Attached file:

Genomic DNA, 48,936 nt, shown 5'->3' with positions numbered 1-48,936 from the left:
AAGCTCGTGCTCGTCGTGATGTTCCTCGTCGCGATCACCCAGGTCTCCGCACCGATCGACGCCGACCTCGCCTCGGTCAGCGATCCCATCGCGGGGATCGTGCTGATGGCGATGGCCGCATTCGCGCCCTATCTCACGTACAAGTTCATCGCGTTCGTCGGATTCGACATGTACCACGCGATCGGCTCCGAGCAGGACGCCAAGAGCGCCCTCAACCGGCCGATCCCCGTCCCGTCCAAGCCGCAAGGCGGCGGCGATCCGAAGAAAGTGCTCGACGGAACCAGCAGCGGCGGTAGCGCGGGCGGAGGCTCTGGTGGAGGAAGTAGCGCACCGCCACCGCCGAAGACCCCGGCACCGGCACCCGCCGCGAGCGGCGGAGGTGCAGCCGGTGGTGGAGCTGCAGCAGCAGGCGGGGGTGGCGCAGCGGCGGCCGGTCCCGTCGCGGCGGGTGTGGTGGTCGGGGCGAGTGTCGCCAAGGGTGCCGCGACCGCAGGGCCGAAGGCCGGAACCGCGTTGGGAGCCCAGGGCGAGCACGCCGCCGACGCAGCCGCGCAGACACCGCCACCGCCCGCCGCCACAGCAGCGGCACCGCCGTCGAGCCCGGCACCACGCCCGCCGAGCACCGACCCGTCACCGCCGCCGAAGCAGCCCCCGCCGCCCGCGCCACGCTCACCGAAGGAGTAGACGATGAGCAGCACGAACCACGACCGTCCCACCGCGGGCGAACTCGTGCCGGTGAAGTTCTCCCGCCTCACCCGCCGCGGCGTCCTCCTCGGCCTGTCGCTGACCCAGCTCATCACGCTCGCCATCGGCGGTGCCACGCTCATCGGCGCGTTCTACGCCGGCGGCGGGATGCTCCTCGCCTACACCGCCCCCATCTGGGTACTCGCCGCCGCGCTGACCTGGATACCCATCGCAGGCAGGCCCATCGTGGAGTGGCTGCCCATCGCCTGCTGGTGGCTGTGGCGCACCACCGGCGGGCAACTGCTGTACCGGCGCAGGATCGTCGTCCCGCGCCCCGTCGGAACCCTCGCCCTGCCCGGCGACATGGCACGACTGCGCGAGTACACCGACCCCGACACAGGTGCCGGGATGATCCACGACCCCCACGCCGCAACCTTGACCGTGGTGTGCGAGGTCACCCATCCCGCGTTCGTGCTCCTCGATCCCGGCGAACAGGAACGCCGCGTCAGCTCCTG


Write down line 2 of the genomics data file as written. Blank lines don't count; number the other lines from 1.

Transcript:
AAGCTCGTGCTCGTCGTGATGTTCCTCGTCGCGATCACCCAGGTCTCCGCACCGATCGACGCCGACCTCGCCTCGGTCAGCGATCCCATCGCGGGGATCGTGCTGATGGCGATGGCCGCATTCGCGCCCTATCTCACGTACAAGTTCATCGCGTTCGTCGGATTCGACATGTACCACGCGATCGGCTCCGAGCAGGACGCCAAGAGCGCCCTCAACCGGCCGATCCCCGTCCCGTCCAAGCCGCAAGGCGGCGGCGATCCGAAGAAAGTGCTCGACGGAACCAGCAGCGGCGGTAGCGCGGGCGGAGGCTCTGGTGGAGGAAGTAGCGCACCGCCACCGCCGAAGACCCCGGCACCGGCACCCGCCGCGAGCGGCGGAGGTGCAGCCGGTGGTGGAGCTGCAGCAGCAGGCGGGGGTGGCGCAGCGGCGGCCGGTCCCGTCGCGGCGGGTGTGGTGGTCGGGGCGAGTGTCGCCAAGGGTGCCGCGACCGCAGGGCCGAAGGCCGGAACCGCGTTGGGAGCCCAGGGCGAGCACGCCGCCGACGCAGCCGCGCAGACACCGCCACCGCCCGCCGCCACAGCAGCGGCACCGCCGTCGAGCCCGGCACCACGCCCGCCGAGCACCGACCCGTCACCGCCGCCGAAGCAGCCCCCGCCGCCCGCGCCACGCTCACCGAAGGAGTAGACGATGAGCAGCACGAACCACGACCGTCCCACCGCGGGCGAACTCGTGCCGGTGAAGTTCTCCCGCCTCACCCGCCGCGGCGTCCTCCTCGGCCTGTCGCTGACCCAGCTCATCACGCTCGCCATCGGCGGTGCCACGCTCATCGGCGCGTTCTACGCCGGCGGCGGGATGCTCCTCGCCTACACCGCCCCCATCTGGGTACTCGCCGCCGCGCTGACCTGGATACCCATCGCAGGCAGGCCCATCGTGGAGTGGCTGCCCATCGCCTGCTGGTGGCTGTGGCGCACCACCGGCGGGCAACTGCTGTACCGGCGCAGGATCGTCGTCCCGCGCCCCGTCGGAACCCTCGCCCTGCCCGGCGACATGGCACGACTGCGCGAGTACACCGACCCCGACACAGGTGCCGGGATGATCCACGACCCCCACGCCGCAACCTTGACCGTGGTGTGCGAGGTCACCCATCCCGCGTTCGTGCTCCTCGATCCCGGCGAACAGGAACGCCGCGTCAGCTCCTG